College Hunt Turned Back-Alley Bid

Ronnie Steinitz/Guardian

HIGHER EDUCATION — Another unusual market has emerged on Craigslist (only this one doesn’t involve Nixon-era furniture or locks of Angelina Jolie’s hair).

Credit vouchers for university classes, or certificates that can be applied for discounted tuition, are being seedily auctioned off to the highest bidder. While these underhanded online exchanges might seem harmless, they should remind universities of the shadiness of distributing flashy certificates in the first place.

Although the University of California does not currently offer them, a number of private Midwestern and East-Coast schools — Harvard included — offer certificates ranging from several hundred to a few thousand dollars. Some vouchers, though, leave a blank space for the recipient’s name — so once these gift cards leave colleges’ hands, they have no say in what happens to them, thereby paving the way for online exploitation. At schools like St. John’s University, St. Joseph’s University and Mount St. Mary College in New York, this is often the case.

The auctions do have some sweet deals: a 1.5-credit course at St. John’s is currently listed for $950 and a three-credit course at St. Joseph’s for $1000 on Craigslist. Depending on the program, that’s about $800 off the regular price. A Craigslist advertisement for a three-credit voucher at the New York Institute of Technology reads, “Can be used as undergraduate OR graduate credits!!! Must sell fast!!!” With that kind of deal on the line, it’s no wonder voucher-hunting is on the rise.

Vouchers are sometimes gifted as a ‘Thank you’ to schoolteachers who allow university students majoring in education to sit in on their lessons, or as “store credit” when students drop classes.

Otterbein College also doles out the vouchers to high-school seniors it hopes to enroll. But of the 40 students who received Otterbein vouchers last spring, only one has actually redeemed it — which is probably because Otterbein’s non-transferable vouchers are Craigslist-proof.

At the very least, tuition vouchers should avoid the black-market game. Clearly, no admissions office wants to see its good name whispered in the seedier depths of online auction sites.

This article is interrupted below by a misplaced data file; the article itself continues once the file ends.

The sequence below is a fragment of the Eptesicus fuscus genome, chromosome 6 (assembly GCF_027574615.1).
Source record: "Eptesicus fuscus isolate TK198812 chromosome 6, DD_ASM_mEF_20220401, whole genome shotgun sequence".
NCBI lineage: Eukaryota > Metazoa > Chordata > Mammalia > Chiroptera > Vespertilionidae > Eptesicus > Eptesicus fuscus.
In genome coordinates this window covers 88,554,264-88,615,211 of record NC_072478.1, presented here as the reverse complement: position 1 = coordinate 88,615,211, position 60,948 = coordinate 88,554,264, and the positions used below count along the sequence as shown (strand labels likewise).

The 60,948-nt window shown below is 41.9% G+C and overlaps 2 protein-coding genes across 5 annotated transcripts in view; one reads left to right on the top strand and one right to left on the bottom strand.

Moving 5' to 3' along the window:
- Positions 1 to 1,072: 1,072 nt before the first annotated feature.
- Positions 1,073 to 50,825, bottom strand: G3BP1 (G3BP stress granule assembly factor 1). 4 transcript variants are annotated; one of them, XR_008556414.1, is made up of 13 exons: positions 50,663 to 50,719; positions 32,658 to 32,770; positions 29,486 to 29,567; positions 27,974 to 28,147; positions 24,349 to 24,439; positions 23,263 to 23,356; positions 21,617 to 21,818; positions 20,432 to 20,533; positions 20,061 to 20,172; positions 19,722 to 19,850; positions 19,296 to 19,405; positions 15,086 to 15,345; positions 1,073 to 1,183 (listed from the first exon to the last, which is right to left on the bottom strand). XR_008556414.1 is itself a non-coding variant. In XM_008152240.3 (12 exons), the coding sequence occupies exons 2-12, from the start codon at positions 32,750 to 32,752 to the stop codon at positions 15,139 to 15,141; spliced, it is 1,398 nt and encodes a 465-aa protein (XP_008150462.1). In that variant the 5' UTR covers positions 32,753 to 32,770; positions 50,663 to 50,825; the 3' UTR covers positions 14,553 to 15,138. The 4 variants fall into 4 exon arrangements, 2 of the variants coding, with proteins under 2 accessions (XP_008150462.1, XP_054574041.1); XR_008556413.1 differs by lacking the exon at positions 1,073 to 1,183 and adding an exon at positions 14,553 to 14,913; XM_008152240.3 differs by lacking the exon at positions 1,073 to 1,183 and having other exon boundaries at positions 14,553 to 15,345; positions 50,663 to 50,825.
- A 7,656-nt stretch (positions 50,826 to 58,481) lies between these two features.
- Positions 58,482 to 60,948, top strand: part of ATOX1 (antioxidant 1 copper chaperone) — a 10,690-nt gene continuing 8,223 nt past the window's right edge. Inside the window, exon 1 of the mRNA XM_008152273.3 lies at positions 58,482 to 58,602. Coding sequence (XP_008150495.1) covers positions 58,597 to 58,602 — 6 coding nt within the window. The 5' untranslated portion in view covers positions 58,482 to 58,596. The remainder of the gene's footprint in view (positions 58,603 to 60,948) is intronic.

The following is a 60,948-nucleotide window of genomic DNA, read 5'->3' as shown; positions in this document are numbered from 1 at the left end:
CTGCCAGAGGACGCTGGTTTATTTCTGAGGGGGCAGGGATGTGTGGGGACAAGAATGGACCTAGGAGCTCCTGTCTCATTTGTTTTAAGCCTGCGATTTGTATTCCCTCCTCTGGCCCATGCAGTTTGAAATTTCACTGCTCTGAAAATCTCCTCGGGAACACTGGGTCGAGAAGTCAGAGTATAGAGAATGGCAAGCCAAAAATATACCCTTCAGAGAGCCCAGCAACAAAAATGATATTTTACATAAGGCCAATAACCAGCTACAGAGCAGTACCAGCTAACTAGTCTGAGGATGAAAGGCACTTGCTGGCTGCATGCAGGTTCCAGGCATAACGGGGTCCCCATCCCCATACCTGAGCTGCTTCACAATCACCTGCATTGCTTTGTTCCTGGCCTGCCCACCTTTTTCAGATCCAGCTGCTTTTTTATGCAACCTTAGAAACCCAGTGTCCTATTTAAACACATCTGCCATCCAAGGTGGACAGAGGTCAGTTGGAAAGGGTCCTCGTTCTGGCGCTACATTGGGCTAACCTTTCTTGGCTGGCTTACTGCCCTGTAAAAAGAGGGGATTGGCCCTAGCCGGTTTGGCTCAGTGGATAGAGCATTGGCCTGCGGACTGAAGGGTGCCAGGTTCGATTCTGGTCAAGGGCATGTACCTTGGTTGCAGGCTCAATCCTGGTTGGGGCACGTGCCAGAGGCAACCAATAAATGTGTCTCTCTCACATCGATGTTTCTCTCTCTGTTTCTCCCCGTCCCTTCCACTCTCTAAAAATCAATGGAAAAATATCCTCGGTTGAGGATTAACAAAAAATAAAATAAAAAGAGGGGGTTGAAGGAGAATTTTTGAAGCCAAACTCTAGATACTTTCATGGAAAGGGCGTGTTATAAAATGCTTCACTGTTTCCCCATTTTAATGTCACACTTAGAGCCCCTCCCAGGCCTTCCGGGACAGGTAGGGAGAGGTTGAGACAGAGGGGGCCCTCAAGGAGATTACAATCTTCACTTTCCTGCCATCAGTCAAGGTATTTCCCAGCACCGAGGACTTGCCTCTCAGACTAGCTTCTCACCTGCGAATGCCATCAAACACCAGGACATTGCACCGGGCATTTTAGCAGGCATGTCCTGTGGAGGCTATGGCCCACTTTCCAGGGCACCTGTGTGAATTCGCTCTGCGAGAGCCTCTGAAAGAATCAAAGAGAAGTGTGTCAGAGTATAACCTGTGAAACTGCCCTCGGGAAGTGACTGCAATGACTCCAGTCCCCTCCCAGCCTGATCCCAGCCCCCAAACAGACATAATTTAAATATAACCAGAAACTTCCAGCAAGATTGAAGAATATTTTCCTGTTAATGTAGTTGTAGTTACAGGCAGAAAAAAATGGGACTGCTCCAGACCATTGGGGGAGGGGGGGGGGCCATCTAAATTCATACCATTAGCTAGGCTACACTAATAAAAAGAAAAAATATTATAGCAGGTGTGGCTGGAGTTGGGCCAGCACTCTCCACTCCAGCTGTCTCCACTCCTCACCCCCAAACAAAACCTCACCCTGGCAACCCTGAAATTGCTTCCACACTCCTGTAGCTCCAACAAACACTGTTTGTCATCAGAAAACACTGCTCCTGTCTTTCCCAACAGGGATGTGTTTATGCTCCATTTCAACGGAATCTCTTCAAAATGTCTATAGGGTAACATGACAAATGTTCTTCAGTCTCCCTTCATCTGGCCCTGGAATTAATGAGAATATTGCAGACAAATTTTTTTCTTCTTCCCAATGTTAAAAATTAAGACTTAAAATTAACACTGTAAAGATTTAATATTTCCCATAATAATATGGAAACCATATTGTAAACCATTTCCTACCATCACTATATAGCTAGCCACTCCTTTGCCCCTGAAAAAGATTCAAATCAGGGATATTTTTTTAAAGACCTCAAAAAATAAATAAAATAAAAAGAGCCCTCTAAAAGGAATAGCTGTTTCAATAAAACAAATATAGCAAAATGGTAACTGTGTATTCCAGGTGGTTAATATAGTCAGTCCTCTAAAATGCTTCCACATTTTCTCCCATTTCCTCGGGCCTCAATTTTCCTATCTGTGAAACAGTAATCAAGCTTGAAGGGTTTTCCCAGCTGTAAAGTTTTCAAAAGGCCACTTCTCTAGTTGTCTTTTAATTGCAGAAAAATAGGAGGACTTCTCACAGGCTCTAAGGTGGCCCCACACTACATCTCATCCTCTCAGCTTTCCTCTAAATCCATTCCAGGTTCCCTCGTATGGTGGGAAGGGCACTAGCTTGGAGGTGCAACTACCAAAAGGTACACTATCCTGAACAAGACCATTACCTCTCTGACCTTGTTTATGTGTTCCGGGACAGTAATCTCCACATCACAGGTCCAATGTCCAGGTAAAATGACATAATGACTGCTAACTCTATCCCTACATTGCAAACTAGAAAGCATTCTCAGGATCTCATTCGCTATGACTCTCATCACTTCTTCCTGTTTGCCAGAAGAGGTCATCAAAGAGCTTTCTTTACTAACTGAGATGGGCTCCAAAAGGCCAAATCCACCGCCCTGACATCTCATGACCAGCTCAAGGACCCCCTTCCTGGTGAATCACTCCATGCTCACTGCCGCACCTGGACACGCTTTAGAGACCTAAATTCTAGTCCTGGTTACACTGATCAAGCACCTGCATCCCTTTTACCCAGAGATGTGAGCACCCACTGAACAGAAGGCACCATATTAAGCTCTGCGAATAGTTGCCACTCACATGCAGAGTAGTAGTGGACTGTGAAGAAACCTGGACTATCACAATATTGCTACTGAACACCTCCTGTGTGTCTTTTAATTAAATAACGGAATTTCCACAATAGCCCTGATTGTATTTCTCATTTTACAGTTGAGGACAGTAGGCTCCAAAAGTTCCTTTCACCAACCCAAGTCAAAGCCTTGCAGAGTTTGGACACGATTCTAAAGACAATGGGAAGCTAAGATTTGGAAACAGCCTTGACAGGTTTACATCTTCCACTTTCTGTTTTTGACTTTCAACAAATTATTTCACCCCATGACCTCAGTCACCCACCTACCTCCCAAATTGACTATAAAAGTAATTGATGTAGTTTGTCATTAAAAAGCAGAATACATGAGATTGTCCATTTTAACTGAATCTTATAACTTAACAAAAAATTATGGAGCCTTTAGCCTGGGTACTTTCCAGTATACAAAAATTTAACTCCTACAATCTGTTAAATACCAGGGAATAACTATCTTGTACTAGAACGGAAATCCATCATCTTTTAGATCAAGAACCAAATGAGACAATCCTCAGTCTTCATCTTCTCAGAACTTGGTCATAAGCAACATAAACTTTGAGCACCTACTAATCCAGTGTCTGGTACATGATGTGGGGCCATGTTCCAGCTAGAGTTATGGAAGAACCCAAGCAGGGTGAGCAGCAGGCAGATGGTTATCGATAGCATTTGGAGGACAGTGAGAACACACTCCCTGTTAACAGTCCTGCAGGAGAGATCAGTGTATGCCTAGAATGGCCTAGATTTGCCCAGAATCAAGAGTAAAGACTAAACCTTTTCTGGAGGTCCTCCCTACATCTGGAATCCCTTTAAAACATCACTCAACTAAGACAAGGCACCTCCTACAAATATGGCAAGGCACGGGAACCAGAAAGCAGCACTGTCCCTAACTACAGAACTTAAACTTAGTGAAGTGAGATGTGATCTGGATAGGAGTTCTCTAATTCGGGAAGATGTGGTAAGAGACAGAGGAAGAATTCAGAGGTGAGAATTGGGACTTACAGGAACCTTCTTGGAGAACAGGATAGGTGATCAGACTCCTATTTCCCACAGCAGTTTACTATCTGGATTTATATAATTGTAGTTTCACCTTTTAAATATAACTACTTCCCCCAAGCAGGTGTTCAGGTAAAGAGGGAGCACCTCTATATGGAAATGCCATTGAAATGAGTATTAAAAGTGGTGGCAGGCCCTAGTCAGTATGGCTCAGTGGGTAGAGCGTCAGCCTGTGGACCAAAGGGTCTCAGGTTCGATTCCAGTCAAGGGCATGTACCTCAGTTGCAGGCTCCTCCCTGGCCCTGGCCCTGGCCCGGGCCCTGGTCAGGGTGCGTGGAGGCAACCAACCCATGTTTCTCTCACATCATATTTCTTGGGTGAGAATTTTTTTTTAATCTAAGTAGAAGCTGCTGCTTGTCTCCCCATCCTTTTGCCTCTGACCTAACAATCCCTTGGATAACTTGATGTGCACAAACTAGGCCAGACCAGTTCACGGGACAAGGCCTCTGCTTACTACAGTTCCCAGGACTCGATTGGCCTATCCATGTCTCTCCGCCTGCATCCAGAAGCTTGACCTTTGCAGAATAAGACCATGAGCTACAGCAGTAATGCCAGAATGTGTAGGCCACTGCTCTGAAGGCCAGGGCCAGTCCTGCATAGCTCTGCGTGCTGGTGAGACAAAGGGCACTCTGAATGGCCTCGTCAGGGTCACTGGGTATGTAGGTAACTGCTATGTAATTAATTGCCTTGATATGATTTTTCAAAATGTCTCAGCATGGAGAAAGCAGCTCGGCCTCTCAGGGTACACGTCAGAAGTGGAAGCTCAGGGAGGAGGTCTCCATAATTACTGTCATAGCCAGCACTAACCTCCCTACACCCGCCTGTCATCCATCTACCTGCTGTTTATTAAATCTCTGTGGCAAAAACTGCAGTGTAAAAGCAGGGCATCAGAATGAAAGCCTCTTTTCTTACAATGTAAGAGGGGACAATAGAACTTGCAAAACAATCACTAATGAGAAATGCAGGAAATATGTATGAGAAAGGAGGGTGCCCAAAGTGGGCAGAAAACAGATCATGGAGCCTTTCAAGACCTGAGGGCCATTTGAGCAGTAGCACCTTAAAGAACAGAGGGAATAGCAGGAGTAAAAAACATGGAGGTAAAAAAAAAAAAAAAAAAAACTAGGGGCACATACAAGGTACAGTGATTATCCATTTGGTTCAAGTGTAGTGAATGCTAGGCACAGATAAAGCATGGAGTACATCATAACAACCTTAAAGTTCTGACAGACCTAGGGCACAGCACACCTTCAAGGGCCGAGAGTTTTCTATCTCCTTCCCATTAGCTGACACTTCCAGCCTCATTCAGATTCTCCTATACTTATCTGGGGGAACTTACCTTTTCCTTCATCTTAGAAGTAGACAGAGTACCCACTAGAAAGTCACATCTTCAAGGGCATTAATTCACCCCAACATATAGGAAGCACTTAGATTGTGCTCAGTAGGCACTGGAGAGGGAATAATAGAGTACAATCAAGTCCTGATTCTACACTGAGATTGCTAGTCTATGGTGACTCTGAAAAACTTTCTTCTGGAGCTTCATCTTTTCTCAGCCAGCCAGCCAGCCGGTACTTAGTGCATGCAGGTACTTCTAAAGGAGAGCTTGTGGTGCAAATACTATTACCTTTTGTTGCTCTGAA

But the mere existence of university vouchers presents a problem. Sure, in a tougher economic climate, expensive private universities have to create more attractive eye-catchers for prospective students — but handing out gift certificates that might deceive prospective students into choosing a school that doesn’t best fit their needs or one they can’t ultimately afford isn’t the answer.

There are countless other ways for universities to offer financial assistance to both those in need and those it hopes to attract. Need-based financial aid and merit scholarships serve the same general purpose as vouchers — and avoid the degrading car-salesman aesthetic of an official school-sanctioned goody bag.

Awarding a tuition voucher to a prospective student without clarifying the myriad hidden costs of attendance convolutes an already complicated financial aid process.

It’s certainly a good business plan to tempt students with free credit; it’s the same idea as getting store credit from a returned Christmas gift at Macy’s. In offering vouchers, participating universities aim to make return shoppers of these recipients.

But the business tactics of department stores don’t behoove higher education. The aim of financial aid is not to deceive as many student shoppers into plunking down as possible; it’s to increase accessibility. Credit vouchers — whether obtained rightfully or through a caps-locked Craigslist ad — don’t increase this access, just create the illusion of it. Additional reporting by Trevor Cox.

Readers can contact Arik Burakovsky at [email protected].

More to Discover
Donate to The UCSD Guardian
$200
$500
Contributed
Our Goal

Your donation will support the student journalists at University of California, San Diego. Your contribution will allow us to purchase equipment, keep printing our papers, and cover our annual website hosting costs.

Donate to The UCSD Guardian
$200
$500
Contributed
Our Goal